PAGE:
News & Events
New Greater Good Book: Are We Born Racist?Announcement | July 7, 2010
Order your copy today!
We’re excited to announce the latest book from the Greater Good Science Center, Are We Born Racist?: New Insights from Neuroscience and Positive Psychology
Drawing on cutting-edge science, Are We Born Racist? explores the psychological roots of prejudice—and how we can overcome it.
The research covered in the book suggests that our propensities for racism are deeply ingrained, making the idea of a “post-racial America” seem pretty far fetched. At the same time, we know that there are research-tested ways to keep our knee-jerk biases and prejudices in check; what’s more, it’s possible to teach others—especially children—how to do the same.
Bringing a diverse range of disciplines into conversation for the first time, Are We Born Racist? offers a straightforward overview of the new science of prejudice, and showcases the abundant practical, research-based steps that can be taken in all areas of our lives to overcome prejudice.
The book expands upon many of the articles and ideas first featured in Greater Good‘s special issue on racism. It’s edited by Greater Good editor in chief Jason Marsh, contributing editor Jeremy Adam Smith, and GGSC executive committee member Rodolfo Mendoza-Denton; contributors include some of the country’s leading expert on racism—scientists, journalists, educators and many others. They draw on new scientific discoveries to reveal:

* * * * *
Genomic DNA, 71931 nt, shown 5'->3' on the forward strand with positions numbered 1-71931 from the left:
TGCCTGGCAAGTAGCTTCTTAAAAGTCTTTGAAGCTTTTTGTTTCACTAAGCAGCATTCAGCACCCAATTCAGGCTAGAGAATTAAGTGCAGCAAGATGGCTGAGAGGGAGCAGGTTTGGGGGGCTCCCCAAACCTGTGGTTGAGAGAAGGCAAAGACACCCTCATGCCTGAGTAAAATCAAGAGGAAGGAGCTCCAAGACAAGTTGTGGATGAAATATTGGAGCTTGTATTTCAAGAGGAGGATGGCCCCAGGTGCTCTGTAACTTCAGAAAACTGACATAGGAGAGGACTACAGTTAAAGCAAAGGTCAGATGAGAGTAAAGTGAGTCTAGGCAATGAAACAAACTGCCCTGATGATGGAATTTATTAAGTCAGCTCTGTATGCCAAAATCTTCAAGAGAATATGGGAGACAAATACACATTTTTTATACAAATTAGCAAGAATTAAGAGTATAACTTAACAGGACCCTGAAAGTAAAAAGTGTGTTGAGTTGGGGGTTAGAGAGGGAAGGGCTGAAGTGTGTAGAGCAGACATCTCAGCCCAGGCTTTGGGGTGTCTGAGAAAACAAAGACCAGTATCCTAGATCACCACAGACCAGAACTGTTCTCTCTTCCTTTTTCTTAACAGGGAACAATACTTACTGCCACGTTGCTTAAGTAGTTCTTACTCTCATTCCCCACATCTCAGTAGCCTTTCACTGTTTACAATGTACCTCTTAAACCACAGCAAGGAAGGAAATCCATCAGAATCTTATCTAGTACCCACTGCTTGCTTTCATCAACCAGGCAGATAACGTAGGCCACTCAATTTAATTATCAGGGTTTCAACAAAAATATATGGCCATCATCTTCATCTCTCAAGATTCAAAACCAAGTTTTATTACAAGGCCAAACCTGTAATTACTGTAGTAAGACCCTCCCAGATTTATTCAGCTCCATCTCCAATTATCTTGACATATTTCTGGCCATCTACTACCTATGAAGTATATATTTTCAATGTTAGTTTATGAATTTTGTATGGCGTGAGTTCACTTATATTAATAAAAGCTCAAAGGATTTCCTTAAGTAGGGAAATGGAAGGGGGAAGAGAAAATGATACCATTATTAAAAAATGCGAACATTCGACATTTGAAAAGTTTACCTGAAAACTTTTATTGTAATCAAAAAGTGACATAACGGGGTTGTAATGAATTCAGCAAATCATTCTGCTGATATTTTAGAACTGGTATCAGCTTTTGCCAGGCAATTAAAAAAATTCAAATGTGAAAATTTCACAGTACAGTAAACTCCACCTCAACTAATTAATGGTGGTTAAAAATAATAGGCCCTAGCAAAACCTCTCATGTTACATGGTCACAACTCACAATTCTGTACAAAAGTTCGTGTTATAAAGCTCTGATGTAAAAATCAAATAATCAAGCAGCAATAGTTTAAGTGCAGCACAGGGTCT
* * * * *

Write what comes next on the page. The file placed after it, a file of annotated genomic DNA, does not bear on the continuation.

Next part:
- why and how our brains form prejudices;
- how to fight prejudice in the workplace;
- the keys to raising tolerant kids;
- how to promote tolerance and equality in schools;
- how racism hurts our health;
- what a post-prejudice society might actually look like.
Are We Born Racist? has already been receiving some great advanced buzz, including this endorsement from Claude Steele, the provost of Columbia University and one of the country’s leading researchers of prejudice:
Revolutionary insight follows revolutionary insight in this broadly accessible book, accumulating to nothing less than a paradigm shift that will change how we think about everything from how prejudice affects our own lives to how laws and institutional practice can be used to reduce its ill effects. And it does it all with a brevity that I hope will insure what it deserves most: to be broadly read.
The book’s official publication date is August 1, but you can pre-order your copy here.